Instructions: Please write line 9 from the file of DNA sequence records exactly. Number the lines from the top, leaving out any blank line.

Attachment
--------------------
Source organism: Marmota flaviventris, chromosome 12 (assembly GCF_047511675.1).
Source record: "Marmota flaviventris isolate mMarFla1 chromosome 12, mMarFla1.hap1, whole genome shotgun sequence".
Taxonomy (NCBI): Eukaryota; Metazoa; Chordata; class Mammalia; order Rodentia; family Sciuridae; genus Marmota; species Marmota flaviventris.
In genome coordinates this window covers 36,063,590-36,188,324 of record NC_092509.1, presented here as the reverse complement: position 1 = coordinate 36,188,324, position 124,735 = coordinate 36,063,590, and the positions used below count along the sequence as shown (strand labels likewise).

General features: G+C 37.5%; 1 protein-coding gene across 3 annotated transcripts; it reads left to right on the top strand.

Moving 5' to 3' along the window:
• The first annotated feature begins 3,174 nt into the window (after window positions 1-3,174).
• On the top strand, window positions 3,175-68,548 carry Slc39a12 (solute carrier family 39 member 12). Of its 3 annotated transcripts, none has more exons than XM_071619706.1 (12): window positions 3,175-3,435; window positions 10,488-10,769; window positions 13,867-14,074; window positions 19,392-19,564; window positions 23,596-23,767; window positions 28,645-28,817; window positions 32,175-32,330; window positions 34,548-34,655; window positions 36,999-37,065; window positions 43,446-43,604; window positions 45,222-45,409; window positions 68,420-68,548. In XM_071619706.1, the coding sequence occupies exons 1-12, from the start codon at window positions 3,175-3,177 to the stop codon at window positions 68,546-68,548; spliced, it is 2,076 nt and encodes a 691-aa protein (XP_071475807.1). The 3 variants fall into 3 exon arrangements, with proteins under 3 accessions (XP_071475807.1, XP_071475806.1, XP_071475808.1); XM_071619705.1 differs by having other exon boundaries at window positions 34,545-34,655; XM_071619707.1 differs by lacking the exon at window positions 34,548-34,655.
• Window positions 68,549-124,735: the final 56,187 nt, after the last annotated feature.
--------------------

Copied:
• Window positions 68,549-124,735: the final 56,187 nt, after the last annotated feature.